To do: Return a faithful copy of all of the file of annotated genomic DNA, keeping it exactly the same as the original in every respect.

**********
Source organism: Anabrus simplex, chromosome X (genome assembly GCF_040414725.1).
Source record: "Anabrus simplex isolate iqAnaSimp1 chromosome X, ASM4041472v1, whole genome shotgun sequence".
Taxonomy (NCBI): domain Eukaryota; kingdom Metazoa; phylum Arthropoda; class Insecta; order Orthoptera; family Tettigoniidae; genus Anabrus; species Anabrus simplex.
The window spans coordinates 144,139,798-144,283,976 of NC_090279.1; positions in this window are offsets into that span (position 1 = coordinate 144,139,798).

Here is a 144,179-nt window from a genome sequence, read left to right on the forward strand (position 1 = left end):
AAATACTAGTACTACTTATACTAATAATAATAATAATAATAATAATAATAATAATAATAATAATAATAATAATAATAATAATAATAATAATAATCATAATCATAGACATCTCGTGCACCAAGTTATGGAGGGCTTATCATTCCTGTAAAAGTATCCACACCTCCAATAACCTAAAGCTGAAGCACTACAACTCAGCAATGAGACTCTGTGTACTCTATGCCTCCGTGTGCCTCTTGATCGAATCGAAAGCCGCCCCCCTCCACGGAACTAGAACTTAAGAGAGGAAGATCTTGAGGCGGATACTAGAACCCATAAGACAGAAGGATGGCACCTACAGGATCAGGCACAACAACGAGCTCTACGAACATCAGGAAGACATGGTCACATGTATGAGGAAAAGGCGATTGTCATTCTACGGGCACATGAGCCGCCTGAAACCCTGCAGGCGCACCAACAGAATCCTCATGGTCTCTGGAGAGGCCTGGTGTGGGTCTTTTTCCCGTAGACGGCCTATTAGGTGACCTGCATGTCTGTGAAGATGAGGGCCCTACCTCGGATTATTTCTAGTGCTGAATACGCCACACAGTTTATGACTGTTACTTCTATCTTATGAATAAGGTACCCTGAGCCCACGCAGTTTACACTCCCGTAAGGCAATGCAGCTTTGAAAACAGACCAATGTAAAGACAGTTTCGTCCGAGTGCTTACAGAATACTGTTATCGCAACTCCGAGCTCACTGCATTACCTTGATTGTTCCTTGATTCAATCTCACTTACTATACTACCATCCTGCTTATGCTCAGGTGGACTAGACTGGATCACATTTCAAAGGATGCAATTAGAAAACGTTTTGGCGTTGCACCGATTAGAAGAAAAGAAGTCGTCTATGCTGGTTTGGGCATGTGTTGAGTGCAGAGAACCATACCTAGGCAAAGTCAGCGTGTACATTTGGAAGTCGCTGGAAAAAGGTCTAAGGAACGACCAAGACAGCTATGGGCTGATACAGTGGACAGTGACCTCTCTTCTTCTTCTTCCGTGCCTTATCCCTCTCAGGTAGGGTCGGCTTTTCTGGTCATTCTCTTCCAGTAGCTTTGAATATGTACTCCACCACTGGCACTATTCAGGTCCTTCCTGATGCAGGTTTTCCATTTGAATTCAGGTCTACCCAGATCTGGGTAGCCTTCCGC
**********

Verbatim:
Source organism: Anabrus simplex, chromosome X (genome assembly GCF_040414725.1).
Source record: "Anabrus simplex isolate iqAnaSimp1 chromosome X, ASM4041472v1, whole genome shotgun sequence".
Taxonomy (NCBI): domain Eukaryota; kingdom Metazoa; phylum Arthropoda; class Insecta; order Orthoptera; family Tettigoniidae; genus Anabrus; species Anabrus simplex.
The window spans coordinates 144,139,798-144,283,976 of NC_090279.1; positions in this window are offsets into that span (position 1 = coordinate 144,139,798).

Here is a 144,179-nt window from a genome sequence, read left to right on the forward strand (position 1 = left end):
AAATACTAGTACTACTTATACTAATAATAATAATAATAATAATAATAATAATAATAATAATAATAATAATAATAATAATAATAATAATAATAATCATAATCATAGACATCTCGTGCACCAAGTTATGGAGGGCTTATCATTCCTGTAAAAGTATCCACACCTCCAATAACCTAAAGCTGAAGCACTACAACTCAGCAATGAGACTCTGTGTACTCTATGCCTCCGTGTGCCTCTTGATCGAATCGAAAGCCGCCCCCCTCCACGGAACTAGAACTTAAGAGAGGAAGATCTTGAGGCGGATACTAGAACCCATAAGACAGAAGGATGGCACCTACAGGATCAGGCACAACAACGAGCTCTACGAACATCAGGAAGACATGGTCACATGTATGAGGAAAAGGCGATTGTCATTCTACGGGCACATGAGCCGCCTGAAACCCTGCAGGCGCACCAACAGAATCCTCATGGTCTCTGGAGAGGCCTGGTGTGGGTCTTTTTCCCGTAGACGGCCTATTAGGTGACCTGCATGTCTGTGAAGATGAGGGCCCTACCTCGGATTATTTCTAGTGCTGAATACGCCACACAGTTTATGACTGTTACTTCTATCTTATGAATAAGGTACCCTGAGCCCACGCAGTTTACACTCCCGTAAGGCAATGCAGCTTTGAAAACAGACCAATGTAAAGACAGTTTCGTCCGAGTGCTTACAGAATACTGTTATCGCAACTCCGAGCTCACTGCATTACCTTGATTGTTCCTTGATTCAATCTCACTTACTATACTACCATCCTGCTTATGCTCAGGTGGACTAGACTGGATCACATTTCAAAGGATGCAATTAGAAAACGTTTTGGCGTTGCACCGATTAGAAGAAAAGAAGTCGTCTATGCTGGTTTGGGCATGTGTTGAGTGCAGAGAACCATACCTAGGCAAAGTCAGCGTGTACATTTGGAAGTCGCTGGAAAAAGGTCTAAGGAACGACCAAGACAGCTATGGGCTGATACAGTGGACAGTGACCTCTCTTCTTCTTCTTCCGTGCCTTATCCCTCTCAGGTAGGGTCGGCTTTTCTGGTCATTCTCTTCCAGTAGCTTTGAATATGTACTCCACCACTGGCACTATTCAGGTCCTTCCTGATGCAGGTTTTCCATTTGAATTCAGGTCTACCCAGATCTGGGTAGCCTTCCGC